The bug, discovered by German firm Security Research Labs, allows hackers to remotely gain control of and also clone certain mobile SIM cards.
The UN’s Geneva-based International Telecommunications Union, which has reviewed the research, has described it as “hugely significant”.
“These findings show us where we could be heading in terms of cybersecurity risks,” said ITU Secretary General Hamadoun Touré.
He said the agency would notify telecommunications regulators and other government agencies in nearly 200 countries about the potential threat and also reach out to hundreds of mobile companies, academics and other industry experts.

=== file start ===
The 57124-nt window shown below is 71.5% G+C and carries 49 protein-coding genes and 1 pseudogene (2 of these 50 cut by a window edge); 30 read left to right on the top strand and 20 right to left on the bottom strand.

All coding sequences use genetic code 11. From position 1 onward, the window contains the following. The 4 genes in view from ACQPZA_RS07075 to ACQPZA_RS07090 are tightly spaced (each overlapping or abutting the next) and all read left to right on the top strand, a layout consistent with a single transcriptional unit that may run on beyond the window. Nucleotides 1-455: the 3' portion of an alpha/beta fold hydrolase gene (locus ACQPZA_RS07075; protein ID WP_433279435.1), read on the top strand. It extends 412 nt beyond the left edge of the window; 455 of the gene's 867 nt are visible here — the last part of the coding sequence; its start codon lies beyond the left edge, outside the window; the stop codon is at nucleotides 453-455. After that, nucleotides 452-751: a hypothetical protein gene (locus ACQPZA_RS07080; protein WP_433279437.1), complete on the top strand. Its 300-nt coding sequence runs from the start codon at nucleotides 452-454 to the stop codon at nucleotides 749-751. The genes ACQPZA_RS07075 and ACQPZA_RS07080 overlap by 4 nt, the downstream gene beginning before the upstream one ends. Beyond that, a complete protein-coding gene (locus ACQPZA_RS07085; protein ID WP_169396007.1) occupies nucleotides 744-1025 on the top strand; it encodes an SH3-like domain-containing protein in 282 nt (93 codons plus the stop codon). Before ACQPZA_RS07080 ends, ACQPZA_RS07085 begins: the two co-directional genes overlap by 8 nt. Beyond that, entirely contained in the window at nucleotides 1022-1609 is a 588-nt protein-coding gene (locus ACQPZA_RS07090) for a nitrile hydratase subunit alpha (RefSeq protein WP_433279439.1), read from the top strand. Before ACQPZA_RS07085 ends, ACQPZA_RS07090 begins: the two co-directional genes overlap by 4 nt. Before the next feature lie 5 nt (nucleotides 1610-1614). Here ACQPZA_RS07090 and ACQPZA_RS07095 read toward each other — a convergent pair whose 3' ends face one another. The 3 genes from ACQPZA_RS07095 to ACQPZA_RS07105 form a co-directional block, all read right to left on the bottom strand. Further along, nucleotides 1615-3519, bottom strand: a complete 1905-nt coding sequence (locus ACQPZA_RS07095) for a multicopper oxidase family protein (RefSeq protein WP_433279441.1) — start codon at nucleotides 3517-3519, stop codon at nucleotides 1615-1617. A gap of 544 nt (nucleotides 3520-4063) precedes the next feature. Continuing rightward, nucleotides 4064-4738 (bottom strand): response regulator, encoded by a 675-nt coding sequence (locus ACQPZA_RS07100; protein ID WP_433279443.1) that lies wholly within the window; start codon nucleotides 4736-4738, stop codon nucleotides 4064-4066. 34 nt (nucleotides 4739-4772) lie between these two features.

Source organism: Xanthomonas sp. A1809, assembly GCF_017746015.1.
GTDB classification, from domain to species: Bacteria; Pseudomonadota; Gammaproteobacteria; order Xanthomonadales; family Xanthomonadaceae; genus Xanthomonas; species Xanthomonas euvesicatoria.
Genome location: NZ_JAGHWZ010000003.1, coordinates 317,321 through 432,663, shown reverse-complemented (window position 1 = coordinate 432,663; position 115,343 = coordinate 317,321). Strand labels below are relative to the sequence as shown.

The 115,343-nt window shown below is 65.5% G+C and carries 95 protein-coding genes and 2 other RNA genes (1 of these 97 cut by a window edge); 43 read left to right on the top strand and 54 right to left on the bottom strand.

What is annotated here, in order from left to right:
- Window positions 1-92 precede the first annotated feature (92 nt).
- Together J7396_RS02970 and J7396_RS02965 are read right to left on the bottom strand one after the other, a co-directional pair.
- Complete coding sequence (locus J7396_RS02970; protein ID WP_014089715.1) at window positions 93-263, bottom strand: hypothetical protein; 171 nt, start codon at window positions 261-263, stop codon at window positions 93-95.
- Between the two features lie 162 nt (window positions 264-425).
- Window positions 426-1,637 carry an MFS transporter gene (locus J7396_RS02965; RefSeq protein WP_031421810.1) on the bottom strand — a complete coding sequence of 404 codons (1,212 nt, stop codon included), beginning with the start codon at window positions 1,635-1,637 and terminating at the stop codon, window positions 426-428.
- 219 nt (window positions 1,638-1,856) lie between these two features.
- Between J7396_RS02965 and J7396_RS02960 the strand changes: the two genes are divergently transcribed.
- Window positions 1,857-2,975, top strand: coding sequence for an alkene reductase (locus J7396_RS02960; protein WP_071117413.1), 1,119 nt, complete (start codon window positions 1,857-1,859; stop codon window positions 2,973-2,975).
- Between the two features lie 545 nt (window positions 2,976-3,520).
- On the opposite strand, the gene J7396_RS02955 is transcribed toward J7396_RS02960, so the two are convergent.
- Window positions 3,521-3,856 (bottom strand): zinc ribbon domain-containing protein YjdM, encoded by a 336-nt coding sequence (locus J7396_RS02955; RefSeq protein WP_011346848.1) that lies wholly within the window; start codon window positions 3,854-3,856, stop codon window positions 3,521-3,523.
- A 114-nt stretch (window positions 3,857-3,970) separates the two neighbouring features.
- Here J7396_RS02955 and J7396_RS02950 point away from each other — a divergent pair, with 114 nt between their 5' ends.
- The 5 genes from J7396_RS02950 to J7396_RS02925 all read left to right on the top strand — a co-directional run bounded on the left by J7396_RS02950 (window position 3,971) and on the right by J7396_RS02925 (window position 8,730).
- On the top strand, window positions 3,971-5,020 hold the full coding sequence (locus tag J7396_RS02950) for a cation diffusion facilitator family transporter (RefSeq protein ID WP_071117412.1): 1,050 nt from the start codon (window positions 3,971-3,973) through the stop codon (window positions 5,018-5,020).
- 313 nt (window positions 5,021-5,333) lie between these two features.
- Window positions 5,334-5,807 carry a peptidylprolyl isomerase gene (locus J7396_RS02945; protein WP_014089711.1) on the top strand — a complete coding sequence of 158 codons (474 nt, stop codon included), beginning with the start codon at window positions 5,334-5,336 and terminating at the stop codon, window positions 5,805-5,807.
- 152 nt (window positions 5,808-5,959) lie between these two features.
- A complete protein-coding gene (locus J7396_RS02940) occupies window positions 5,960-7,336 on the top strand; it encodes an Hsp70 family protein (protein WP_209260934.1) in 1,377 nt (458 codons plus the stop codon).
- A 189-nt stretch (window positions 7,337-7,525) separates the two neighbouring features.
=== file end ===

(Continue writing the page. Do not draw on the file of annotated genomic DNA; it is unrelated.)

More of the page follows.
Karsten Nohl, the chief scientist who led the research team, said the hacking only works on SIMs that use an old encryption technology known as DES.
However, that technology is still used on at least one out of eight SIMs, or a minimum of 500 million phones, according to Nohl.
Once a hacker copies a SIM, it can be used to make calls and send text messages impersonating the owner of the phone, said Nohl, who has a doctorate in computer engineering from the University of Virginia.
“We become the SIM card. We can do anything the normal phone users can do,” he said. “If you have a MasterCard number or PayPal data on the phone, we get that too.”
He said mobile users in Africa could be among the most at risk because banking is widely done through mobile payment systems with credentials stored on SIMs.
A spokeswoman for the GSMA, which represents nearly 800 mobile operators worldwide, said it had also reviewed the research.
“We have been able to consider the implications and provide guidance to those network operators and SIM vendors that may be impacted,” said GSMA spokeswoman Claire Cranton.